The above elements created hopes in the Spanish Republic to pursue the Ebro Battle. The objective was to fix a permanent stable front line between Republican and Fascist Spain and then expected Roosevelt to press internationally for his solution as a peace agreement to end this conflict, hoping at the same time, however, that if a conflict in Europe was to arrive then the Spanish Republic would be supported by the democratic nations against Hitler, Mussolini and eventually Franco. A bit more optimistic, the Republican Army generals were hoping to reunite within this line the areas of Catalonia, Madrid and Valencia, encircled but not fallen yet to the enemy.

Today we know that if the Ebro line had held just another 5–6 months longer, Britain and France would have entered a war where Negrín would be naturally on their side. It then becomes obvious that the WW2 end would have produced a totally different political end for Spain. But it was too late, both for the Army of the Republic and for the state of mind of Britain and France who allowed themselves to be carried too far away by the deceptive promises of 'Herr Hitler'. The appeasement attitude that sacrificed Austria and Czechoslovakia had included in it the end of the Spanish Republic.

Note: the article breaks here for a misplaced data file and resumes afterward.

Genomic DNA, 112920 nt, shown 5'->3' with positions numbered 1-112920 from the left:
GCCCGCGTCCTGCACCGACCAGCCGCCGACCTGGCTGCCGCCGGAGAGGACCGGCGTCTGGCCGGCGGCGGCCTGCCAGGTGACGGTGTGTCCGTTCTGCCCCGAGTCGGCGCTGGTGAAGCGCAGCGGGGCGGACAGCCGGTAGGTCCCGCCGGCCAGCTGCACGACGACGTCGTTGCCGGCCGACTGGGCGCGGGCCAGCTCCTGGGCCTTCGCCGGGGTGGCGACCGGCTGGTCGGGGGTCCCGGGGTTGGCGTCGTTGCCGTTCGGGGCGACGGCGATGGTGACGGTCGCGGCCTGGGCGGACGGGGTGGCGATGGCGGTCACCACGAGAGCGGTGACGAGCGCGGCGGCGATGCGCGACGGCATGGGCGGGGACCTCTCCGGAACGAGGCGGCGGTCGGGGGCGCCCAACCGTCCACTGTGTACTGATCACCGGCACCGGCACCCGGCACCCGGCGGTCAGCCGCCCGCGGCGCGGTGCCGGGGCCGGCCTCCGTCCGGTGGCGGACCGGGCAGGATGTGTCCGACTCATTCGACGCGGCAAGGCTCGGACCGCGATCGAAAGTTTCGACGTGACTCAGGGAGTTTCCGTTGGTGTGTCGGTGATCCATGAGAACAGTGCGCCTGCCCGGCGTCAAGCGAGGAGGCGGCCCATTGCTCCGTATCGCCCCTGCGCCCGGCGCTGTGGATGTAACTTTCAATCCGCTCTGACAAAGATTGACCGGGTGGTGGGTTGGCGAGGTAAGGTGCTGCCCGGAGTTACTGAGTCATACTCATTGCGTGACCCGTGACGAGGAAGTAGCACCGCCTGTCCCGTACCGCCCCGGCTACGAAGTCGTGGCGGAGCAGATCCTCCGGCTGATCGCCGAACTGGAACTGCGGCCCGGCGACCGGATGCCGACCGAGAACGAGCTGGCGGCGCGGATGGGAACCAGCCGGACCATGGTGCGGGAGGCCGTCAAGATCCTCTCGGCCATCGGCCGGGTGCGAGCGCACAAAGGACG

Battle

The Battle of the Ebro opened on July 25, 1938. Republican forces under Colonel Juan Modesto launched attacks across the Ebro river. The Republican forces were initially successful and the surprise of Franco was total. Nevertheless, the Republican forces were only lightly armed due to the crossing and had no means of essential transport to support heavy guns and armor. The key role in this battle was air superiority, provided by Italian and German squadrons that flew under the Nationalist markings. Some 550 first class planes were available on the Nationalist side against only some 35 modern fighters and some 40 second class others on the Republican side. The Nationalist aviation was thus able to identify quickly the areas of penetration and harass constantly the Republican troops that were crossing the river.